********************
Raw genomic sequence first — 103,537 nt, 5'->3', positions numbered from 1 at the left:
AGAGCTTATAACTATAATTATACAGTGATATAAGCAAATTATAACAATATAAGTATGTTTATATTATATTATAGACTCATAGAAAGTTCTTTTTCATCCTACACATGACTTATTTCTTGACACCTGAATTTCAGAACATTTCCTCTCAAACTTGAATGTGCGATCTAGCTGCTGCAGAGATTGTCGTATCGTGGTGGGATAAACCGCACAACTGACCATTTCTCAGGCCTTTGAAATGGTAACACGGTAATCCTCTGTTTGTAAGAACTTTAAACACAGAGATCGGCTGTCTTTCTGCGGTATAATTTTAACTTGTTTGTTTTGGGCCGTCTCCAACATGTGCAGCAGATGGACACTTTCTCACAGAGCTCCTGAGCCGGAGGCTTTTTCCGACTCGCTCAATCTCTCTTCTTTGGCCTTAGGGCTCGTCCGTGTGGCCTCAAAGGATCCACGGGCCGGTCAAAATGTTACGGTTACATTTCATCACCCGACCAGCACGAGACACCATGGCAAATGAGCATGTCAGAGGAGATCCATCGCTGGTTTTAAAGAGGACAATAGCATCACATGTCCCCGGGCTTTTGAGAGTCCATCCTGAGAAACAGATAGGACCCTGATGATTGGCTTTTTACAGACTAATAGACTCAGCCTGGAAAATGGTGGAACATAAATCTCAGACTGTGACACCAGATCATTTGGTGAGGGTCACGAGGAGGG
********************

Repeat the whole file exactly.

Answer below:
Raw genomic sequence first — 103,537 nt, 5'->3', positions numbered from 1 at the left:
AGAGCTTATAACTATAATTATACAGTGATATAAGCAAATTATAACAATATAAGTATGTTTATATTATATTATAGACTCATAGAAAGTTCTTTTTCATCCTACACATGACTTATTTCTTGACACCTGAATTTCAGAACATTTCCTCTCAAACTTGAATGTGCGATCTAGCTGCTGCAGAGATTGTCGTATCGTGGTGGGATAAACCGCACAACTGACCATTTCTCAGGCCTTTGAAATGGTAACACGGTAATCCTCTGTTTGTAAGAACTTTAAACACAGAGATCGGCTGTCTTTCTGCGGTATAATTTTAACTTGTTTGTTTTGGGCCGTCTCCAACATGTGCAGCAGATGGACACTTTCTCACAGAGCTCCTGAGCCGGAGGCTTTTTCCGACTCGCTCAATCTCTCTTCTTTGGCCTTAGGGCTCGTCCGTGTGGCCTCAAAGGATCCACGGGCCGGTCAAAATGTTACGGTTACATTTCATCACCCGACCAGCACGAGACACCATGGCAAATGAGCATGTCAGAGGAGATCCATCGCTGGTTTTAAAGAGGACAATAGCATCACATGTCCCCGGGCTTTTGAGAGTCCATCCTGAGAAACAGATAGGACCCTGATGATTGGCTTTTTACAGACTAATAGACTCAGCCTGGAAAATGGTGGAACATAAATCTCAGACTGTGACACCAGATCATTTGGTGAGGGTCACGAGGAGGG